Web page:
Children with SAM complicated by diarrhoea had a higher risk of death than those who did not have diarrhoea during their hospital stay. Further operational and clinical research is needed to reduce mortality in children with SAM in the given setting.


It is estimated that severe malnutrition accounts for 2 million deaths annually [1]. Case-fatality rates in African hospitals for severe acute malnutrition (SAM) remain unacceptably high, especially in children complicated by HIV, invasive bacterial disease or underlying medical complications [2], [3]. Whilst outcomes of cohorts of children managed for SAM in community-based therapeutic facilities and nutritional centres in nutritional emergency settings are favourable, there are important differences to children presenting to hospital in areas with high rates of endemic undernutrition. The latter are usually complicated by serious co-morbidities, such as infection, which may underpin the failure of current guidelines to improve outcome in that group [4], [5], [6].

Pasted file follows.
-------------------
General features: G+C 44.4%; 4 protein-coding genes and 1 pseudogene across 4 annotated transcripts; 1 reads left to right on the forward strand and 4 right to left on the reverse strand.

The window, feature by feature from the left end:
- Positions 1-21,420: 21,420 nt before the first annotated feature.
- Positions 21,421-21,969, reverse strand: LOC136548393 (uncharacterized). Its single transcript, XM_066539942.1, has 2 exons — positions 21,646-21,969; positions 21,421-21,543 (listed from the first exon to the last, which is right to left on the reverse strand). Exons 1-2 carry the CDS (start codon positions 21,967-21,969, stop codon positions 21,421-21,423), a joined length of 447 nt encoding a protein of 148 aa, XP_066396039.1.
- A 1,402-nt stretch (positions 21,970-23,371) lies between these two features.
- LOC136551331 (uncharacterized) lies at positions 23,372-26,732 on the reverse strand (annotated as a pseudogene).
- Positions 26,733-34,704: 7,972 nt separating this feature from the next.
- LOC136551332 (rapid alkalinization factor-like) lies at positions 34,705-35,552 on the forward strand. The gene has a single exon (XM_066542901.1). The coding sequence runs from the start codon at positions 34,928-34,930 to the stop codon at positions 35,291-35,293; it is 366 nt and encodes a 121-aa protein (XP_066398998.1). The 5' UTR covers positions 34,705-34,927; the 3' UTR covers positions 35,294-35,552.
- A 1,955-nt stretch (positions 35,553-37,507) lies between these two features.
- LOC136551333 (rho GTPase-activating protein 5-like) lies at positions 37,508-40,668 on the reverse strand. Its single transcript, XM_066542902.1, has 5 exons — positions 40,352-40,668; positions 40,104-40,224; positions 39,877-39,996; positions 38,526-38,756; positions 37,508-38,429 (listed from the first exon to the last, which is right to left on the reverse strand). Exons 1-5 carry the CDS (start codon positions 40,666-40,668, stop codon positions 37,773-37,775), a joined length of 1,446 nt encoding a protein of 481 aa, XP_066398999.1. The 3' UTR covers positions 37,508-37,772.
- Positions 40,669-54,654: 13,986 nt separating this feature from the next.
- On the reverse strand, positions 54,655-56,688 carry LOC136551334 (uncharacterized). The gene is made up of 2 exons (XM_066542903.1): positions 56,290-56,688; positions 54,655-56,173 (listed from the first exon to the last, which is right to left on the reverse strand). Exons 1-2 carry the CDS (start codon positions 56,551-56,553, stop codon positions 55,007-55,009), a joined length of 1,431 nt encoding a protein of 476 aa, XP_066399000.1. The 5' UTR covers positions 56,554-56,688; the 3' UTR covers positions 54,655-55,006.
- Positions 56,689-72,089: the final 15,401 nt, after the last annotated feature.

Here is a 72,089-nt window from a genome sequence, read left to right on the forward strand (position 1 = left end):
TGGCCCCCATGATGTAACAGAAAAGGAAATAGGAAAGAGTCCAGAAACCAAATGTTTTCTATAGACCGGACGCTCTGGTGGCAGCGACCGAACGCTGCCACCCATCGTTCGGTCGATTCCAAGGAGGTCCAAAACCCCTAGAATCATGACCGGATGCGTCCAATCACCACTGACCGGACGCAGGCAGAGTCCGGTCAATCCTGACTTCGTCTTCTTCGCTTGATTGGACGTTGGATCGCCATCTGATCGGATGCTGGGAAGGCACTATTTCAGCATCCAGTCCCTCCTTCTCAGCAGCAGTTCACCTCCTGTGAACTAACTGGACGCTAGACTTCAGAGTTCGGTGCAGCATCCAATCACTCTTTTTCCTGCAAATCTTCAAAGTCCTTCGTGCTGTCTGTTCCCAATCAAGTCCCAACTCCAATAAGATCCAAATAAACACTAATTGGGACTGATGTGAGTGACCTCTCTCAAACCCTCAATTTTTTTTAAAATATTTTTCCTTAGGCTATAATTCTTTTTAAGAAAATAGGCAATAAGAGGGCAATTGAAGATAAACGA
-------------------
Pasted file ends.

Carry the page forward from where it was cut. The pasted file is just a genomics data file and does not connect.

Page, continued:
Diarrhoea, defined as 3 or more watery stools per day, often complicates SAM [6], [7]. Management of diarrhoea and dehydration continue to be controversial issues in the treatment of severe malnutrition. In some studies, diarrhoea has been shown to predict poor outcome, especially when complicated with other features of severity [3], [8], whereas other groups have shown little impact upon successful rehabilitation [9]. We have previously shown that both community- and nosocomially-acquired diarrhoea are major challenges to the successful management of Kenyan children hospitalized with severe malnutrition, with the highest mortality occurring in the groups with clinical signs of severe dehydration and impaired perfusion [3].